In the Journals

T-score 'key indicator' of fracture risk after long-term denosumab treatment

Most postmenopausal women with osteoporosis achieved a T-score above the osteoporosis threshold after receiving 10 years of denosumab therapy, with the incidence of nonvertebral fractures decreasing as a function of bone mineral density, according to findings published in the Journal of Bone and Mineral Research.

Serge Ferrari

Recently approved osteoporosis therapies, either alone or in combination, have led to large and continued gains in BMD, further spurring interest in BMD as a target for osteoporosis treatment, Serge Ferrari, MD, a professor of medicine at the Geneva Faculty of Medicine and head of the clinical service and research laboratory of bone diseases at Geneva University Hospital, Switzerland, and colleagues wrote in the study background.

“For treatment-naive patients, specific T-score thresholds are used to diagnose osteopenia and osteoporosis, and BMD is a robust predictor of fracture risk,” Ferrari and colleagues wrote. “Conversely, only a few studies have examined the extent to which the risk of fracture depends on the BMD achieved during treatment.”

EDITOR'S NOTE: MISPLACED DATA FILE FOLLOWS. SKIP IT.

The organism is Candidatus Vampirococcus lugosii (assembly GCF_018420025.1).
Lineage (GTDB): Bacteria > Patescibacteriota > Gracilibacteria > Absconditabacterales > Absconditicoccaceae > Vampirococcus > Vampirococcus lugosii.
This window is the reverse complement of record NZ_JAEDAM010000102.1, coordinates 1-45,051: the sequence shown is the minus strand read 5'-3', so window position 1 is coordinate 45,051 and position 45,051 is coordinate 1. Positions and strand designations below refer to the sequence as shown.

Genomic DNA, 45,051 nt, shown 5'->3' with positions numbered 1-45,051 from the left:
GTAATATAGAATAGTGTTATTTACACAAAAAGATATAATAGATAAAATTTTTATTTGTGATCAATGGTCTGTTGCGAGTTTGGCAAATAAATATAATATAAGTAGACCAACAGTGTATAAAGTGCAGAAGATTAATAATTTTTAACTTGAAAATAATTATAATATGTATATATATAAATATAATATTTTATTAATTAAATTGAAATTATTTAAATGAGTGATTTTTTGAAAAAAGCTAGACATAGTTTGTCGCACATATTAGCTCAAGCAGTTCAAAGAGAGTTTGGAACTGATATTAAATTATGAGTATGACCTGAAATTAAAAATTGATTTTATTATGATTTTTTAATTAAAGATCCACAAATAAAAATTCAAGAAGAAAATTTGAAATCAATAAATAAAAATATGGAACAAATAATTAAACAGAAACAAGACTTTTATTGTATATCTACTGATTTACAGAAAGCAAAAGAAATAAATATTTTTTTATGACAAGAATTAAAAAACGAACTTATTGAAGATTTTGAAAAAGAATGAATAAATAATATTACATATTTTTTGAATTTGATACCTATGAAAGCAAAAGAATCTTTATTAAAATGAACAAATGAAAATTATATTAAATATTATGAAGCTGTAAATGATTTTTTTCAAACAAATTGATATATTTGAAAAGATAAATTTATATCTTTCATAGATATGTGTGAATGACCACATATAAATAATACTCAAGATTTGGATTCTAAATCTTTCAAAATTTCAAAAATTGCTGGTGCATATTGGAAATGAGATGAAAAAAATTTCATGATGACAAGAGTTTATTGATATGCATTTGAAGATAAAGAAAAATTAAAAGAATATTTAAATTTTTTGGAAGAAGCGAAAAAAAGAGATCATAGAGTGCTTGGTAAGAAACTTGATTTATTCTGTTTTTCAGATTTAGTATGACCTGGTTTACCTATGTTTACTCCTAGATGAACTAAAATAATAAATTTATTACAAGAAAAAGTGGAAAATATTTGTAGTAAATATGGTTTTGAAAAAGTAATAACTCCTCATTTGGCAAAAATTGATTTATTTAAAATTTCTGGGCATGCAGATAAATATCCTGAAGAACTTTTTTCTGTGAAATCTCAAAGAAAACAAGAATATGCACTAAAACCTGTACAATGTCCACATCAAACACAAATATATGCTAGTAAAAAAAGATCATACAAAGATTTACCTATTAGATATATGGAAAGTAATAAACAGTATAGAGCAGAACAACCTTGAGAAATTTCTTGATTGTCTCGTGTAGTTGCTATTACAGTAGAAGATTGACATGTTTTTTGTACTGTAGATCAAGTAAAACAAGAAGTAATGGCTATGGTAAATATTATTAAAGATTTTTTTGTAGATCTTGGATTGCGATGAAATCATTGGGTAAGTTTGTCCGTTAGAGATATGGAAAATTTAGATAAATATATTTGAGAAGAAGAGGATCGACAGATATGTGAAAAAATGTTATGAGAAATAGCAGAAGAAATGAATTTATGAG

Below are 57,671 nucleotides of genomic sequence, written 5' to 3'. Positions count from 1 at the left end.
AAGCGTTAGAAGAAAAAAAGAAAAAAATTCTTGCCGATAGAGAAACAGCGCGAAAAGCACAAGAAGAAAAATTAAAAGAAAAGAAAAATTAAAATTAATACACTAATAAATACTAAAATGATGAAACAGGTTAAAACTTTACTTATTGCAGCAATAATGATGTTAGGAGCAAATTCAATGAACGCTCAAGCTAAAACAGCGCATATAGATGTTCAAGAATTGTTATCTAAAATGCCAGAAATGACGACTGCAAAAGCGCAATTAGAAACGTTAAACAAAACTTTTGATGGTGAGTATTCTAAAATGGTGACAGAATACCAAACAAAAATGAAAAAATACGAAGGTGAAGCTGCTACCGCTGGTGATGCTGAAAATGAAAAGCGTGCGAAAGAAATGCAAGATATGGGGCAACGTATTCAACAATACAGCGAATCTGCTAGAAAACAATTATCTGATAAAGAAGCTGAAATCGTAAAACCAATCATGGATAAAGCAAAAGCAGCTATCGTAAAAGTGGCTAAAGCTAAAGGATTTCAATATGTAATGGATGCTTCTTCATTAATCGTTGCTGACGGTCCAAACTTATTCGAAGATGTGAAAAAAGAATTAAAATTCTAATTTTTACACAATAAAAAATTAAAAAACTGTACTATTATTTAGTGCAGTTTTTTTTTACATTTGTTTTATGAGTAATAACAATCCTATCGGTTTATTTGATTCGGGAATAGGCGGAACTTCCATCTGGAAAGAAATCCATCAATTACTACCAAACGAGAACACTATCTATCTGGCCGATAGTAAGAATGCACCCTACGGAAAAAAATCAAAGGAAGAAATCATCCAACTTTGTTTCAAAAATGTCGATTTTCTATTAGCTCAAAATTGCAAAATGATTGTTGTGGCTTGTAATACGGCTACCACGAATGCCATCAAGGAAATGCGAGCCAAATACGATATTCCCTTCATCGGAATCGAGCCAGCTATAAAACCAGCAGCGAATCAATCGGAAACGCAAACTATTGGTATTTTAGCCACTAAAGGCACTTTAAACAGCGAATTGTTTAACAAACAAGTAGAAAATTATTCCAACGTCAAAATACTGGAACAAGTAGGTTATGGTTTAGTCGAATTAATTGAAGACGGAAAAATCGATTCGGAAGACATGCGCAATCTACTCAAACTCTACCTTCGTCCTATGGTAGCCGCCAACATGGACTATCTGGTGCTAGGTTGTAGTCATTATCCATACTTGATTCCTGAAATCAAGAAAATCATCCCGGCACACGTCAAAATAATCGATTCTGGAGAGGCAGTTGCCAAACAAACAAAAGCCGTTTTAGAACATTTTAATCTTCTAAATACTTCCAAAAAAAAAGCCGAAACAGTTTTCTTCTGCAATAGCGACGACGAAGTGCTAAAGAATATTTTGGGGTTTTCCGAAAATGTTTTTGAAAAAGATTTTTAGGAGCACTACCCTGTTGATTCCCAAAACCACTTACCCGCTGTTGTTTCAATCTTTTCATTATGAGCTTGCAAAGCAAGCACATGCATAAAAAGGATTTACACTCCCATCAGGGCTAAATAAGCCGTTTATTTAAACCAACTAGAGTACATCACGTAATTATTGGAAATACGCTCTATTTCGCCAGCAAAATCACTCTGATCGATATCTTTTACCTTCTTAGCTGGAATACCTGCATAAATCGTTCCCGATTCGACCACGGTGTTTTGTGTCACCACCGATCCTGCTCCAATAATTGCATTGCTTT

Researchers analyzed data from 1,343 postmenopausal women aged 60 to 90 years at baseline who received 10 years of treatment with denosumab therapy (Prolia, Amgen) as part of the FREEDOM trial (3 years) and the FREEDOM Extension trial (up to 7 years). DXA scans of the proximal femur were evaluated once per year from baseline through year 6 and again at years 8 and 10. Women reported the occurrence of clinical fractures at scheduled visits every 6 months. Researchers assessed the percentages of women who achieved a range of T-scores at the total hip or femoral neck during 10 years of treatment.